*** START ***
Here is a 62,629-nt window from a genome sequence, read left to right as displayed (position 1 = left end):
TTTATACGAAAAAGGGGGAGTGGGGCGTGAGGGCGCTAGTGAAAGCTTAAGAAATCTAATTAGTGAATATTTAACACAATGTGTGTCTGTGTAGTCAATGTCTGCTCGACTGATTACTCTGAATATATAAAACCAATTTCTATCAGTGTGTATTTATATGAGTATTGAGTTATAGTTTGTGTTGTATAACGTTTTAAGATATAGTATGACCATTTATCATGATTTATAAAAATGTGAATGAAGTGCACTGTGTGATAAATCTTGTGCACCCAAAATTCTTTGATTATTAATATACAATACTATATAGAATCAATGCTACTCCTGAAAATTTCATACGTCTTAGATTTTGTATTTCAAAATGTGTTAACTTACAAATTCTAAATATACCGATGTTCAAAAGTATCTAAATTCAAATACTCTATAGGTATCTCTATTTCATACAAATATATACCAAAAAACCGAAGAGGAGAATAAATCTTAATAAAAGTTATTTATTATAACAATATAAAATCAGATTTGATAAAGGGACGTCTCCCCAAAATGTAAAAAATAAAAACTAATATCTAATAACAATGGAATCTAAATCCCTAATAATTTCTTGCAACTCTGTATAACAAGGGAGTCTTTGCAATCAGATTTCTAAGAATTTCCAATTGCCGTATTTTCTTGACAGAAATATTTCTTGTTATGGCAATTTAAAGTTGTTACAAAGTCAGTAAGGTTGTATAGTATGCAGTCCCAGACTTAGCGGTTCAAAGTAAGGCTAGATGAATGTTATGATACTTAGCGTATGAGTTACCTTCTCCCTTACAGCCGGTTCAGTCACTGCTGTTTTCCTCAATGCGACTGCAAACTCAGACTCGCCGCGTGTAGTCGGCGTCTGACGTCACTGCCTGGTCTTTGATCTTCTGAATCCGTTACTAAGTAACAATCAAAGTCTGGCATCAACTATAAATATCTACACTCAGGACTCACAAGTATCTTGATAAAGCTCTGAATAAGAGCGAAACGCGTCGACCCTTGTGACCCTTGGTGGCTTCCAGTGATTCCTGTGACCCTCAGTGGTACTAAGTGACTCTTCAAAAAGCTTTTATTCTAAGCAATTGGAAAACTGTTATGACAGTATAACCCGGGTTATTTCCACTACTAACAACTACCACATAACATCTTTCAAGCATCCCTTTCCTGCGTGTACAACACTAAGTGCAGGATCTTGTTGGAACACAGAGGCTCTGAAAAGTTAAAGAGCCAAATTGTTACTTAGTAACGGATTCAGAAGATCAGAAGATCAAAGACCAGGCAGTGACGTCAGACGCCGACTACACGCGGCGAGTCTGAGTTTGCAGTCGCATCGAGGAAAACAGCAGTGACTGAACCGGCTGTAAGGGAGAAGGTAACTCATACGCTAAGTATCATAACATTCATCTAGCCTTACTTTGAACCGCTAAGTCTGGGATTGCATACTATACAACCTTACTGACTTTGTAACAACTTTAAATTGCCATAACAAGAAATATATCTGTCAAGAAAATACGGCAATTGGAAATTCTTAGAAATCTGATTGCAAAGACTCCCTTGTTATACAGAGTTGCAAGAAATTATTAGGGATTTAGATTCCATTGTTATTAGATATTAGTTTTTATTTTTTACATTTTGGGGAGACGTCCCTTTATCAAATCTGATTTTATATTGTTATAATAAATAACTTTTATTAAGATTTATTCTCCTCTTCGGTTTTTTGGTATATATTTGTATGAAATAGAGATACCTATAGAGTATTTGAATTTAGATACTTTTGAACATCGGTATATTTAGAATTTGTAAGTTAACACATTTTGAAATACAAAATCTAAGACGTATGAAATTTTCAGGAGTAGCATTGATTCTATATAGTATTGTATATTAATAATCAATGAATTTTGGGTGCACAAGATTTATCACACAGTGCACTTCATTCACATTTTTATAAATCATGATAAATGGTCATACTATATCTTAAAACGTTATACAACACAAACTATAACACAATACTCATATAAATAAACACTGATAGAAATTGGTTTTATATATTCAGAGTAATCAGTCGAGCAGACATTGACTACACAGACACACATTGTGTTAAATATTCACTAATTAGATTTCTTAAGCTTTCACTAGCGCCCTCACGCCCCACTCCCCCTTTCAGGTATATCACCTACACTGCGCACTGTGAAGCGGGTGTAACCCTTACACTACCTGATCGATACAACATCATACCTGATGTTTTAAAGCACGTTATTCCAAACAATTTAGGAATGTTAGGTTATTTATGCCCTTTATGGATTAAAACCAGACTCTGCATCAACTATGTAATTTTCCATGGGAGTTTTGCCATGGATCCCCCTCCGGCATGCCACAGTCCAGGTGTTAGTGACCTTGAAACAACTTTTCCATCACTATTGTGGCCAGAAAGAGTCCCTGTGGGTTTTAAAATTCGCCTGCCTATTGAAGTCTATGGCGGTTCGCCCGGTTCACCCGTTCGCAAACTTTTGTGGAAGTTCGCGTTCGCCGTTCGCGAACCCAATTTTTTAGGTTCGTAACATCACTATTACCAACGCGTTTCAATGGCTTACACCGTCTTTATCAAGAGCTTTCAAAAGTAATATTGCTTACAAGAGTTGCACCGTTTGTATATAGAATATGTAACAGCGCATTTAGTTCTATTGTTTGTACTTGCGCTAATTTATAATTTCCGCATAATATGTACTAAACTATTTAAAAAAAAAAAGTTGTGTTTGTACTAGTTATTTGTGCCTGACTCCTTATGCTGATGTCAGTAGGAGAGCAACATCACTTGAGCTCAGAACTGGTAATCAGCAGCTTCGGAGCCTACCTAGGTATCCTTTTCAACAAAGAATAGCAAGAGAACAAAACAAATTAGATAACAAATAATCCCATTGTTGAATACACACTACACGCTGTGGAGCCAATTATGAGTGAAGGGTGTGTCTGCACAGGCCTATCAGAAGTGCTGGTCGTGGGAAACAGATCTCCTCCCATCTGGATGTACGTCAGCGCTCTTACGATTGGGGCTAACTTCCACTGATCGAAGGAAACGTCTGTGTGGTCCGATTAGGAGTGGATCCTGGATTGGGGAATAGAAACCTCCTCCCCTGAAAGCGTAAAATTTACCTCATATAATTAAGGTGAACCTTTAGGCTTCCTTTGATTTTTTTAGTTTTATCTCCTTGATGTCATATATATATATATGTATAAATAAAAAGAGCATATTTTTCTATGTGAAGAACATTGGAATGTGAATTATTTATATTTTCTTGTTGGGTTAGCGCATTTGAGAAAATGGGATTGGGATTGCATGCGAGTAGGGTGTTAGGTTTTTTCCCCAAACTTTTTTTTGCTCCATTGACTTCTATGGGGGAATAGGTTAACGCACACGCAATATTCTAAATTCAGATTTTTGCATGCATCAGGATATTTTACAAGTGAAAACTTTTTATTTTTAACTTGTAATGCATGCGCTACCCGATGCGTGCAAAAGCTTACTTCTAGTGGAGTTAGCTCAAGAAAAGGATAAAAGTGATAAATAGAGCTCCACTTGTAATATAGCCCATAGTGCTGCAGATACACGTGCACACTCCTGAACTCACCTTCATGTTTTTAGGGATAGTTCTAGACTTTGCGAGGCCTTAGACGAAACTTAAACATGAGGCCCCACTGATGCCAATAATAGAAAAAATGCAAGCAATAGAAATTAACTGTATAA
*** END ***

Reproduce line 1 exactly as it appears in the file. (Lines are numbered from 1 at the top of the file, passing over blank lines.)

Here is a 62,629-nt window from a genome sequence, read left to right as displayed (position 1 = left end):